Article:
January 7th


THIS story is from Iraq, Mordochka. In northern Iraq there is a beautiful land called Kurdistan. Kurdistan is a world of rugged mountains and people whose love of those high mountains is endless because the mountains lift their hearts. This story is about how enduring good is. It lasts longer than those mountains, Mordochka.

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Photo courtesy Chia

Photo courtesy Mevan Babakar
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     The story is about a little girl named Mevan. She was born in Kurdistan but, when she was five years old, her family had to
flee from war. They traveled through many countries until they reached a refugee camp in the Netherlands. They lived there five years and, finally, were able to find welcome in England.

    That was 24 years ago. Mevan is now 29, but this story is about one act of kindness that happened 24 years ago in the camp that she never, ever forgot—even from day to day. 

     There was a camp worker/volunteer who, out of the goodness of his heart, bought Mevan a shiny, new red bicycle. She said that when she got the bike “her heart exploded with joy”.  But she felt something else, Mordochka. “I remember feeling so special. I wondered why I was worthy of the gift.” So it was more than a bike the man gave her.  Mevan said for her whole life the bike gave her a sense of her self-worth that she never let go of.

     One day, about a year ago, Mevan had an amazing idea. Could she find the kind man after 24 years? She posted an old photo of the two of them in the refugee camp on Twitter and told the story of the bike. But she didn’t know the man’s name.  Still, someone on Twitter recognized the man because he had worked in the camp too. But he could only remember the man’s nickname. So he reached out to other former colleagues. Within 36 hours, the story was shared more than 7,000 times and the charity worker, Egbert, was located in a country in Europe.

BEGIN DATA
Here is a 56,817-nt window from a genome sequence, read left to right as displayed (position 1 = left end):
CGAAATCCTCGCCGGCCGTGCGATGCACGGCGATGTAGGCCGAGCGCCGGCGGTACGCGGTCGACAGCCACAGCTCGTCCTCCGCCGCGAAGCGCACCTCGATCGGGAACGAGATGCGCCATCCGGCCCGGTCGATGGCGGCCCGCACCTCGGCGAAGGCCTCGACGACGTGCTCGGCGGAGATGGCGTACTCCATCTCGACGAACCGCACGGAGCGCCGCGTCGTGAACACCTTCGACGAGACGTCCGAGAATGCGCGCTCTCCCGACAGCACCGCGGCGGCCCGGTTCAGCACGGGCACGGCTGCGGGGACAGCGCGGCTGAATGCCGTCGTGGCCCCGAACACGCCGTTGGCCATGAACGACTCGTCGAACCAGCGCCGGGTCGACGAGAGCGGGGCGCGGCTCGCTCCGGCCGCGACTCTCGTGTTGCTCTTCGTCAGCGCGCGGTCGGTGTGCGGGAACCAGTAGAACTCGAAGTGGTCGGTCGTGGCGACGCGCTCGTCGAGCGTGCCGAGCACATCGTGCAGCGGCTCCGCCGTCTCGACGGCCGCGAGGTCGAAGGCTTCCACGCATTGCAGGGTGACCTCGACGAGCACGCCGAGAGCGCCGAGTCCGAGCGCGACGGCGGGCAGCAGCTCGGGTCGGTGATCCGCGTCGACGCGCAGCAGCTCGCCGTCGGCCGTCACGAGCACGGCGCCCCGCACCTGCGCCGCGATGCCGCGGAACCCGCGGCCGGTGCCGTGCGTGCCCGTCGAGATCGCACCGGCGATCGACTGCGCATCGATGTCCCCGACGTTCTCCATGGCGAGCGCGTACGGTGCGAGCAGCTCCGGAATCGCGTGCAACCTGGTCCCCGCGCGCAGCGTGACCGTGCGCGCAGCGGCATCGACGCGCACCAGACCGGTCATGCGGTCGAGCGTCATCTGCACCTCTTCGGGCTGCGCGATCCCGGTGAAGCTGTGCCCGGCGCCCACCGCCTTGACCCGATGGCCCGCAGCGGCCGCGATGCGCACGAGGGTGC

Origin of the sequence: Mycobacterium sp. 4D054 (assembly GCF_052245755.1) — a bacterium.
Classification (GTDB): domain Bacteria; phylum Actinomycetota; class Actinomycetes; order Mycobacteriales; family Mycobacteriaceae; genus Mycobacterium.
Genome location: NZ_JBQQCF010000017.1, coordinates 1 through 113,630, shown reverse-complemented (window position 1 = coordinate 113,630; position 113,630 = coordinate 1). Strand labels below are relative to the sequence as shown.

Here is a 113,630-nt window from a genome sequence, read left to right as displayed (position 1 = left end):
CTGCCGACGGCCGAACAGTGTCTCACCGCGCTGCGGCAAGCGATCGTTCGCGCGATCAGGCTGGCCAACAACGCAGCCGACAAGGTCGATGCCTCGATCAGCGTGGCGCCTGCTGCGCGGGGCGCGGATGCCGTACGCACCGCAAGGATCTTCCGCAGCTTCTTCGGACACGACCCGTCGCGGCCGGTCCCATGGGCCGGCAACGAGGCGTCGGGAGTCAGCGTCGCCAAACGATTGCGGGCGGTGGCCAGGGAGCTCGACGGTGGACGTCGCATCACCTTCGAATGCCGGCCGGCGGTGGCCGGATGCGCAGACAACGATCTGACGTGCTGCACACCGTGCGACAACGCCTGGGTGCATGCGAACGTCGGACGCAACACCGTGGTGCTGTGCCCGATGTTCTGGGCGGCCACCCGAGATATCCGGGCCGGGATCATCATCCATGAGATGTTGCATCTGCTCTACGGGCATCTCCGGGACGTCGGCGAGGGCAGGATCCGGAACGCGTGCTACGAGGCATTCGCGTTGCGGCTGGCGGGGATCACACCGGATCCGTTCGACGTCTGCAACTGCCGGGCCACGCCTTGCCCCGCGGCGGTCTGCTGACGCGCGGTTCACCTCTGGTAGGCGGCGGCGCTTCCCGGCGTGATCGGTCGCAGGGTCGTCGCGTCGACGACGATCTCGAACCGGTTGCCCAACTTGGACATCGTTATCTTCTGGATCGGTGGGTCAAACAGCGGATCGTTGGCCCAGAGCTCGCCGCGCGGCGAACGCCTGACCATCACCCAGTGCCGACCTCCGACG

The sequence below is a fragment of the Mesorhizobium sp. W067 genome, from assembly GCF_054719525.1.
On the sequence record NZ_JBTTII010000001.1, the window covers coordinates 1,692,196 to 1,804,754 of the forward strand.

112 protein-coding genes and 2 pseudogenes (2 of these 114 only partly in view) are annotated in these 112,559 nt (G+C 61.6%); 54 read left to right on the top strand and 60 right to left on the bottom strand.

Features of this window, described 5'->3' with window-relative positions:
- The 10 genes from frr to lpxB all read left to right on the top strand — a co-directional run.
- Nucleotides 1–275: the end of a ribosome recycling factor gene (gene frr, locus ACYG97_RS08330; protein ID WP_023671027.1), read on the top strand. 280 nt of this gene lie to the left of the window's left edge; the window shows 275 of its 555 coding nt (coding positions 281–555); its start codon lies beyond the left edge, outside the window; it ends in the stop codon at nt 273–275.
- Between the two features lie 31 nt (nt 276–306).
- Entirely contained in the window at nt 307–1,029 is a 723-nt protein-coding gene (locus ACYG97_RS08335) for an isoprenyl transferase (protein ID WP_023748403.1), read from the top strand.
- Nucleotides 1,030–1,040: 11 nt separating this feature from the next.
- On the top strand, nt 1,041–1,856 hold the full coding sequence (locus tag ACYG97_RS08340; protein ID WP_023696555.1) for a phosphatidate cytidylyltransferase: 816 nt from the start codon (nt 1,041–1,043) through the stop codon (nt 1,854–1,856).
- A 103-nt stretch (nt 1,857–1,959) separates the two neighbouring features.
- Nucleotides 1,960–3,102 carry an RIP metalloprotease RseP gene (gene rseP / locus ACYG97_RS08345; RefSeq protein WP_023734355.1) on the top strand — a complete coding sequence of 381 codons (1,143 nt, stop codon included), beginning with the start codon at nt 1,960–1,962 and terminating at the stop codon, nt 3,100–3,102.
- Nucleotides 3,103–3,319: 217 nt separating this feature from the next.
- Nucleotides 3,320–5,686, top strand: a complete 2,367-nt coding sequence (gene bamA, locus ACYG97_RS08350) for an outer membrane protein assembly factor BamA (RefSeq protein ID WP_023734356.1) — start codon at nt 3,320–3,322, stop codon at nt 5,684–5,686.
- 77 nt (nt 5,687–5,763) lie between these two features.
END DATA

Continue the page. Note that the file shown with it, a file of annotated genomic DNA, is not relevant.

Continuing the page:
Egbert and Mevan were reunited and Mevan posted a new photo thanking everyone for their help. “This is Egbert,” she wrote. “He’s been helping refugees since the 90s. He was so happy to see me. He was proud that I’d become a strong and brave woman. He said that was his wish for me when I was small. But he thought the bike was too small a gesture to make such a big fuss about.”

    Mevan ended her story by saying, “The kindness Egbert showed me continues to shape me and always will. That’s the magical thing about kindness: it doesn’t cost anything and it changes the world one person at a time.  The small gesture made me a person again and that has touched people all over the world. It’s really a comfort to remember we’re all powerful in the way that we treat others. Especially in the small acts, we are powerful.”

               —Told to us through Mevan’s Twitter story and many, many other online accounts of the story                                                           

 ©InterestEng. July 2013 - November 2020 §  The stories in the magazine portion of the site are written by English language learners. Stories are corrected by a native English speaker.  § Photos are staff photos or used with permission.  §  To contact us:  go.gently.on@gmail.com